I could imagine Google establishing a trust factor for news-type sites that would weight this tag if there were no indicators of abuse like keyword stuffing or other spam flags. I think the title tag will remain important simply because it can’t be hidden from the visitor.

Roger

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SmartSEObacklinks
Twitter: SSBacklinks
24. October 2012 at 6:27 am

Hi Roger –

Now that we know Google is attempting to move away from parsing “strings” to allocating “things,” any old pages of a site, which now contain spam flags, as you cleverly put it, could well hurt a site.

Firstly, Google will soon be able to establish the relevancy of the Title and Tags to determine relevancy with the keyword.

Secondly, as Google collects G+ data search data alongside a wide array of demographics, successful marketing may well be quite old-school. One would need to know how to speak to a very specific audience to be found online. Google may well model what they know, to influence what search results are found by people of different demographics and socio-economic backgrounds.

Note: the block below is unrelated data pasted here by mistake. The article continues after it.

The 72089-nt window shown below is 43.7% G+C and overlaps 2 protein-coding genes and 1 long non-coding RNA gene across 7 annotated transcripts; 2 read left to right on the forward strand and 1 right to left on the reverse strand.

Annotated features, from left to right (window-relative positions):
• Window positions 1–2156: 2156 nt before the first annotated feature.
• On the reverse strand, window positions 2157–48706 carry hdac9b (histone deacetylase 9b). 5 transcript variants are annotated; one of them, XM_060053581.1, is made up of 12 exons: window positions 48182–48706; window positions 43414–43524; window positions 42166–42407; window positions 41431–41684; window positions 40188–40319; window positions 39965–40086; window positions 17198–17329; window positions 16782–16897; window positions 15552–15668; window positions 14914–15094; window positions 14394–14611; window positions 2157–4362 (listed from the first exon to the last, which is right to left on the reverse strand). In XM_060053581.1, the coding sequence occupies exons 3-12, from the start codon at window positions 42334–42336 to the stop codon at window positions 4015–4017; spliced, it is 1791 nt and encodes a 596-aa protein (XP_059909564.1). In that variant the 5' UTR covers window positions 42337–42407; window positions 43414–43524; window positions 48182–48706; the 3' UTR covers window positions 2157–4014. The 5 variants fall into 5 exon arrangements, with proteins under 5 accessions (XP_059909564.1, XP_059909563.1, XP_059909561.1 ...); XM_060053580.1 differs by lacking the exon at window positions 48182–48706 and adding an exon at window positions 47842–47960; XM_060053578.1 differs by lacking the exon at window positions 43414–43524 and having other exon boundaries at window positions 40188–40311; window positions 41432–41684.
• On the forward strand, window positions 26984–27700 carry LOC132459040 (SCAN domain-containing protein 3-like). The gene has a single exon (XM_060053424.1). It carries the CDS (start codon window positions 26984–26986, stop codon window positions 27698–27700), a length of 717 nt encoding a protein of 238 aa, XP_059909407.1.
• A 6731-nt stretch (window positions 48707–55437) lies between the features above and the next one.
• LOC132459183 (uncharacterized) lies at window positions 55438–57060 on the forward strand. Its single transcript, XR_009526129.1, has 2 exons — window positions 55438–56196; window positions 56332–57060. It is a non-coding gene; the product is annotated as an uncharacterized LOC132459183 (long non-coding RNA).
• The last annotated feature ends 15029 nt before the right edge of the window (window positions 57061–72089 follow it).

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Pomme
Twitter: h_wasif
5. November 2012 at 6:43 am

Hi,

I was not good in the right use of Title,Heading in my blog article’s. However, thankfully I found your article which is very informative for me.

Also All In One SEO plugin i don’t about the right use of it and don’t know that is very important in SEO.The tips you included are awesome, thank you!

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Rudee 26. December 2012 at 12:41 pm

I am finding I don’t take the time to work on the headlines, but agree with you that it is important for SEO. I am starting to give it more weight and I am waiting for Google to start indexing what I have done.